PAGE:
A year ago this week, while at the 2014 Middle Grades Institute, a colleague suggested using music to improve the learning environment. He remarked that between class transitions or during breaks in class, he was continually piping music out to his students to get them excited, comfortable, and engaged in the classroom learning.
After some faltering efforts, I took his advice and this year started using Spotify’s free version to create set lists of music to match the learning environment. Spotify has a wonderful selection of music from which to choose. Deep Focus selections provide a background for our writing sessions while more upbeat pop sets help us get our Minecraft sessions in motion.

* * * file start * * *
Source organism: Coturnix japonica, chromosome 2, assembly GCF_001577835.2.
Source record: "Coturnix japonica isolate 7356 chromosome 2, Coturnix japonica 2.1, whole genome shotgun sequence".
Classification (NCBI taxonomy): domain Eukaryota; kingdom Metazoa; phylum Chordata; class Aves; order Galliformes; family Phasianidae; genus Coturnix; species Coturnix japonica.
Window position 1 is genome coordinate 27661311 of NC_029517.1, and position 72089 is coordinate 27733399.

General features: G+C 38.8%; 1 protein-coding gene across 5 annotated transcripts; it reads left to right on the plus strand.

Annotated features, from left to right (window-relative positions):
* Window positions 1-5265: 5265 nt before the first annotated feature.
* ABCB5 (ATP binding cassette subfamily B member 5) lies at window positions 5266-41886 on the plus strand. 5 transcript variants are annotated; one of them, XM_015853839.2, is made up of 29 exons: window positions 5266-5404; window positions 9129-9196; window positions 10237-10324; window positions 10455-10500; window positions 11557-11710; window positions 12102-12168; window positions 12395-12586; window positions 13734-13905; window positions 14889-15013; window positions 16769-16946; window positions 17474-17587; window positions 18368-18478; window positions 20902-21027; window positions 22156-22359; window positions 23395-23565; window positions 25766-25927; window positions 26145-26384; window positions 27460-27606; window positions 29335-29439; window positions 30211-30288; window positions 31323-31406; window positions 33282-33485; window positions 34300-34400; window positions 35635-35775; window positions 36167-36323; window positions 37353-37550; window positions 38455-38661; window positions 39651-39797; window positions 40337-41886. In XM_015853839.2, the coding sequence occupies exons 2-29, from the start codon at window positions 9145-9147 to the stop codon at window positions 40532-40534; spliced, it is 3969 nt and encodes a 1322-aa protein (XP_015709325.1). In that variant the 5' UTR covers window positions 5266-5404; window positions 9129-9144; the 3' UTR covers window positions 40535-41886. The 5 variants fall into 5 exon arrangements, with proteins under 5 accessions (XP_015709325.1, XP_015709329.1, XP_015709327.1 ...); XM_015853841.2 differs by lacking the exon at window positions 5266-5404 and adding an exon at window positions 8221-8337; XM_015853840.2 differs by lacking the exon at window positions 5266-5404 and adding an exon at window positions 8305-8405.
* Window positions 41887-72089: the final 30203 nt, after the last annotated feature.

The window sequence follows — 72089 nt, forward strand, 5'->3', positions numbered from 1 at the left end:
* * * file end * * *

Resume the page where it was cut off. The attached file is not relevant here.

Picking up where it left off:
Where at first I was concerned that the music would be a distraction, students have reacted very favorably. Indeed, by choosing the right “tone” for the set, I believe the learning environment can actually become more productive. In response, students have reacted very favorably to this change in the learning environment.
After becoming comfortable with this change in the learning culture, I took it a step further (http://www.quickanddirtytips.com/education/grammar/further-versus-farther). I began asking students to create set lists. In doing so, they began personalizing the learning culture.
If you want to experiment with a free, easy to use, and adolescent-approved change to your learning environment, check out Spotify. You may be able to make your learning environment a more productive, attractive place for middle schoolers to grow and learn.